The premier university and its health system have adopted an approach to wellness that focuses on promoting efficiency, supporting resilience, and creating a culture of wellness.
Personal resilience is only part of Stanford University's burnout strategy for physicians and other employees.
"Wellness is much more than that. It's about the culture. It's about giving people the tools they need to succeed. It's also about getting in the flow and being engaged in our work," Patricia Purpur de Vries, director of the Stanford Health Promotion Network, said this week at the Virtual Health Care Summit in Boston.
Stanford has been focusing intently on physician burnout since 2013. Internal survey data from 2013 to 2016 showed burnout was a potentially devastating financial liability.
For every physician Stanford loses, the replacement cost ranges from $250,000 to $1 million. Burnout-related physician departures can hit the health system's bottom line hard, de Vries said.
"From 2013 to 2016 our burnout rates went up and our professional satisfaction rates went down. We estimated from the number of physicians who left from 2013 to 2016 that we would lose 88 physicians over the next year, which could amount from anywhere between $11 million and $88 million."
Stanford has adopted a three-part strategy to address burnout among its 32,000 employees: creating a culture of wellness, establishing efficiency of practice in the workplace, and promoting personal resilience.
1. Culture of Wellness
Leadership is an essential ingredient to create a culture of wellness, de Vries said. "Under a culture of wellness, we have found out that leader support of employees is absolutely key."
Supervisors and workers are encouraged to develop positive relationships that foster meaningful conversations, she says.
"There are a lot of simple ways we can talk through things and help our leaders see the value of getting the best out of employees. We get the best out of people when they feel motivated and cared for."
2. Efficiency of Practice
There are several components to efficiency of practice, de Vries said. "These are workplace processes and practices that promote safety, quality, effectiveness, and positive patient and collegiate interactions."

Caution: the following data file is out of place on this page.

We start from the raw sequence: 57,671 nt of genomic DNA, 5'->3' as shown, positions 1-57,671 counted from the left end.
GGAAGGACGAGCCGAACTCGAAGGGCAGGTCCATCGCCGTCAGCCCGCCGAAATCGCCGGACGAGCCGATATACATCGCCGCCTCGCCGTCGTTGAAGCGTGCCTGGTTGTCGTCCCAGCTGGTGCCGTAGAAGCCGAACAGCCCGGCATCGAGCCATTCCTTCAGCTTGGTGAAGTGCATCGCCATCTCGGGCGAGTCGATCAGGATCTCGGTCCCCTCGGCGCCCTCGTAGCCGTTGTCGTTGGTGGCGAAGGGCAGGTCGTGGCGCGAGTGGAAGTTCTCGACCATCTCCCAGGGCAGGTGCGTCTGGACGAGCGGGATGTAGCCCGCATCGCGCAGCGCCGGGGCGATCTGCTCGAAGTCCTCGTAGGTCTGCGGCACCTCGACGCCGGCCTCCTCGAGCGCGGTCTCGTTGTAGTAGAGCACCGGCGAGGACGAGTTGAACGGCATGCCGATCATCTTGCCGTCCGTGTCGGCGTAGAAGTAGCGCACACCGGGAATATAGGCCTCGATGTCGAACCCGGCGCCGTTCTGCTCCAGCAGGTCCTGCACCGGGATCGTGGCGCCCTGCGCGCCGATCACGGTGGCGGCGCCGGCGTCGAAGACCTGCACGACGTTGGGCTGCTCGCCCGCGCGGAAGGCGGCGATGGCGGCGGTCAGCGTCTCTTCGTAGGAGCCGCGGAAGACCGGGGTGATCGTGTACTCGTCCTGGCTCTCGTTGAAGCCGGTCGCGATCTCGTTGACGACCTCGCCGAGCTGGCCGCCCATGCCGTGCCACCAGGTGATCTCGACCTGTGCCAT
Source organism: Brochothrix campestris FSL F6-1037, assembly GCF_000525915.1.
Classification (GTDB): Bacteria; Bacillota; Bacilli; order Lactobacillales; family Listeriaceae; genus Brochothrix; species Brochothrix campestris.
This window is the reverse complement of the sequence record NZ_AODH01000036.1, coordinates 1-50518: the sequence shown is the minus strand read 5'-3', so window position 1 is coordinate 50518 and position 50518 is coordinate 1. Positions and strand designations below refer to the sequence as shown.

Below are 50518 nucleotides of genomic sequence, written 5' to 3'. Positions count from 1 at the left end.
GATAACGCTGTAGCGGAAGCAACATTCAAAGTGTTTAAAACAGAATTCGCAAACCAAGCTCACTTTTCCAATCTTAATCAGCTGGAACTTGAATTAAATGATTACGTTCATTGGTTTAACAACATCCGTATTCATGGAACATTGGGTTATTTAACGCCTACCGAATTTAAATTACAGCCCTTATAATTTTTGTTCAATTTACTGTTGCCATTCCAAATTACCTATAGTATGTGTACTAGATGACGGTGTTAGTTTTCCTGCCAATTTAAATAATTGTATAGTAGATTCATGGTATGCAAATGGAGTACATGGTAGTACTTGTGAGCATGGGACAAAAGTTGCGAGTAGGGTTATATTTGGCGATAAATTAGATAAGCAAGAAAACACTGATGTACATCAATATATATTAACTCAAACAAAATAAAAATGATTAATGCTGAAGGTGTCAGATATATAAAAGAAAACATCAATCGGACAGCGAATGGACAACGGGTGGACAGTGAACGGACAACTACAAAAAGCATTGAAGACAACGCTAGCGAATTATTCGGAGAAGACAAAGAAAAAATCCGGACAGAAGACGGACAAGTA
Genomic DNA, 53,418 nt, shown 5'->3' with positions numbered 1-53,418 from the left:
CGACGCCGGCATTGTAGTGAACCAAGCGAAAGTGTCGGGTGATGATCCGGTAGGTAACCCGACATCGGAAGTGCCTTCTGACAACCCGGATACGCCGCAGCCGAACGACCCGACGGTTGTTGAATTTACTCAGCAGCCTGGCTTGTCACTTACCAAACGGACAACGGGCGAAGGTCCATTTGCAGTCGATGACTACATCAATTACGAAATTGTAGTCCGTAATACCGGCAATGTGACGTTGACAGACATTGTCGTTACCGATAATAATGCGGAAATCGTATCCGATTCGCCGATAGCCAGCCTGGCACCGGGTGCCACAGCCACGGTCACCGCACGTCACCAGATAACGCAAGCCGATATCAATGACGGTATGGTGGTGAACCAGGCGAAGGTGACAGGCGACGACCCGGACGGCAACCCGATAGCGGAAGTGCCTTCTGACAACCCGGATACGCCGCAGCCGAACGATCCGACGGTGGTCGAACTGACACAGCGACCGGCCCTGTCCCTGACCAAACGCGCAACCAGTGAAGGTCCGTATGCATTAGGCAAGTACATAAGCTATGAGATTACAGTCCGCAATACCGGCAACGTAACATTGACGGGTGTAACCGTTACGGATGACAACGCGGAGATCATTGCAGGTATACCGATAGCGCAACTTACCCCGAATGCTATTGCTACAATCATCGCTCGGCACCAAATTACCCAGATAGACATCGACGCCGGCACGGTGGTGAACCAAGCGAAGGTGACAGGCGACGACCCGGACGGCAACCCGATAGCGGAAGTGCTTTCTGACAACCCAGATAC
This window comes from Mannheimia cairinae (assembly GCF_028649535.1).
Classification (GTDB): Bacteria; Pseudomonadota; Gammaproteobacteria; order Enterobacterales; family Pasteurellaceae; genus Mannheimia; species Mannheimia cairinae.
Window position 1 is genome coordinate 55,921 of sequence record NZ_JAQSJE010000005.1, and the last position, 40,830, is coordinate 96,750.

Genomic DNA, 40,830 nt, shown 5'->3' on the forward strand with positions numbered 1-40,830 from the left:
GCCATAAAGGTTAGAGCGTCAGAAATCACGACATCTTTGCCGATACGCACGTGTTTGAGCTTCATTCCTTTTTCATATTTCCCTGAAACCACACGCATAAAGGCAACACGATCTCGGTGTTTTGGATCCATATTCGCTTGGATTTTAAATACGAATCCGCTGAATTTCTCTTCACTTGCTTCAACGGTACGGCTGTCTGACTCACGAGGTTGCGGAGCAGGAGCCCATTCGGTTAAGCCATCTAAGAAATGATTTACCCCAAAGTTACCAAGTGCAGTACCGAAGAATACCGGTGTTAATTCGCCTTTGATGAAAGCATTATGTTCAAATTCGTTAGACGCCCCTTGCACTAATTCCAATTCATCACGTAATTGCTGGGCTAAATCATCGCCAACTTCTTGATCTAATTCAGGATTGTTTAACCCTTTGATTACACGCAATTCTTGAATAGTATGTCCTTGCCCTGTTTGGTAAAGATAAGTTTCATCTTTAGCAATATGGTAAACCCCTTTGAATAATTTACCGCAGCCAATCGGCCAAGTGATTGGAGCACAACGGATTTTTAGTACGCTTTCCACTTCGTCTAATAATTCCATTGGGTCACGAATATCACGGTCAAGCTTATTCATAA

At Stanford, employee engagement is a crucial factor in achieving efficiency, she said. "Inefficiency is an enormous problem for us. The inefficiencies in our entire workforce are difficult to address. It stems from people not being engaged in their work."
Employee engagement has become a top priority at the university and its health system, de Vries said.
"If we can tie every employee's worth, value, and mission back to the organization, we are all more likely to be happy in the job we were hired for and hopefully do our jobs with more enthusiasm."
Electronic medical record optimization has also been a priority, she said. "We found the EMR was a huge problem at the hospitals. It was so big, nobody was talking about anything else."
3. Personal resilience
Stanford views personal resilience programs as an old-school but crucial element of combatting burnout and nurturing wellness, de Vries said.
"For personal resilience, we feel that it is our traditional wellness program—how we eat, move, and think. It's important to us. At Stanford, we have amazing fitness facilities, two enormous pools, and tracks. We have world-class facilities that our employees can use for no charge."
Stanford has built up its personal resilience infrastructure beyond fitness facilities, with 1,000 fitness classes and healthy living programs offered annually.
The university also provides wellness incentives, she said. "We have biometric screenings that we offer and 57% of our employees have completed their biometric screenings."
Christopher Cheney is the senior clinical care editor at HealthLeaders.